One of the challenges in meeting the needs of patients with substance use problems is that addiction treatment has traditionally been provided outside of the hospital system. However, people who access these services often have health issues, and are at high risk of using emergency departments and being admitted to hospitals.
“There’s a very high rate of morbidity and healthcare utilization,” says Dr. Meldon Kahan, medical director of the Substance Use Service at Women’s College Hospital (WCH).
That’s one of the reasons why WCH’s Substance Use Service does things differently. Not only is it one of the few hospital-based addiction programs in Ontario, but as a joint program of the departments of internal medicine and psychiatry, it can meet a broader scope of patient needs.
“We offer not only more comprehensive treatment, but also more accessible and flexible treatment compared to the traditional,” says Dr. Kahan. “The idea is that by being right in the hub of where patients with substance use problems are, we can see them quickly and we can offer both medical care and mental health counselling interventions.”
Compared to programs in more traditional locations, the WCH service may also be more acceptable to patients, particularly women, because of its location in a general care ambulatory facility. The Substance Use Service is housed within WCH’s Complex Care Clinic, which provides a very nonthreatening, non-stigmatizing environment for treatment and is staffed by specialists who understand the complexity of treating these conditions in a sensitive, compassionate manner.
The service sees a wide variety of addictions, referred from a wide variety of medical programs, agencies, family doctors and specialists both at WCH and beyond its walls. Some of the WCH programs that refer patients to the service include the Virtual Ward, the Complex Care Clinic, and Bridges SCOPE (Seamless Care Optimizing the Patient Experience).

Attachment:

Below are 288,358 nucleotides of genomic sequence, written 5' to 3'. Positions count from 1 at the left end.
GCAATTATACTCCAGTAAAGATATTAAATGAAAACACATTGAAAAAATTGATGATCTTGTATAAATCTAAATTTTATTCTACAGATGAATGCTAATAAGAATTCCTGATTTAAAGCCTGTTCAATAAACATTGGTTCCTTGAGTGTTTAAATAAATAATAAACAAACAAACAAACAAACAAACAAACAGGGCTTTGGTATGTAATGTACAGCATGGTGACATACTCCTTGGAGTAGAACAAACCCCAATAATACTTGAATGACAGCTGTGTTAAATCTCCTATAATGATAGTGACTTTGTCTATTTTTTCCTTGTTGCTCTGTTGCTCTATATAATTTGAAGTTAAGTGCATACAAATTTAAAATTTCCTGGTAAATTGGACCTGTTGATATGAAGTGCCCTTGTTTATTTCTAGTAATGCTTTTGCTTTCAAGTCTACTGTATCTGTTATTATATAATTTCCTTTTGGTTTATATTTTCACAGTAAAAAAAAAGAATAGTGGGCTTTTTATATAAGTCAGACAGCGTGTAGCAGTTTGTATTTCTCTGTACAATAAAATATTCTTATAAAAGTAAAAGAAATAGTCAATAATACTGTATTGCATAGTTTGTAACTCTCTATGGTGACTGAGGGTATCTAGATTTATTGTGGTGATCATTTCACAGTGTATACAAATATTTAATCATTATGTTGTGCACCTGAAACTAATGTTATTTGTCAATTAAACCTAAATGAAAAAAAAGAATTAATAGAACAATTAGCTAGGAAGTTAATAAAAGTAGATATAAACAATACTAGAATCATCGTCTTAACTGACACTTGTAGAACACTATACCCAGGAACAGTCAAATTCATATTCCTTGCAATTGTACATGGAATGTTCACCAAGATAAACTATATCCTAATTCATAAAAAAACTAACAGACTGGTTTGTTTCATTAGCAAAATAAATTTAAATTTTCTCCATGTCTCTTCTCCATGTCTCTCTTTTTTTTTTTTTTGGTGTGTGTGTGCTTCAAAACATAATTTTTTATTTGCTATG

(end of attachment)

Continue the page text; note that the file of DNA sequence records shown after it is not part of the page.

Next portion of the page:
The most common problems treated by the service are alcohol dependence, opiate dependence and smoking. The WCH Substance Use Service is uniquely positioned to deal with not only addiction, but also with medical and psychiatric issues that may also be present. Typical referrals include chronic pain patients whose family doctors have prescribed opiates and are now concerned that the patients may be addicted, or older patients who are being treated with benzodiazepines that may be impairing their function.
“The program has the potential to offer something that’s unique in our system: a hospital-based, flexible addiction program that doesn’t put up barriers to patients, where patients can be seen quickly and offered combined medical treatment as well as counselling,” says Dr. Kahan.
“That is something that’s simply very different than what’s currently available for patients, and we think it will make a real difference in terms of outcomes: patients will be retained in treatment, they’ll use a lot less addictive substances, and their mood and their functions will improve. And in keeping with the mission of Women’s College Hospital, it will keep them out of emergency departments and hospitals.”
The program is currently being evaluated in a Bridges trial to explore how this innovative approach to treatment can lead to better outcomes.
“This is a unique health system solution for a very major problem,” says Dr. Kahan. “Addiction is a huge reason for morbidity and healthcare utilization.”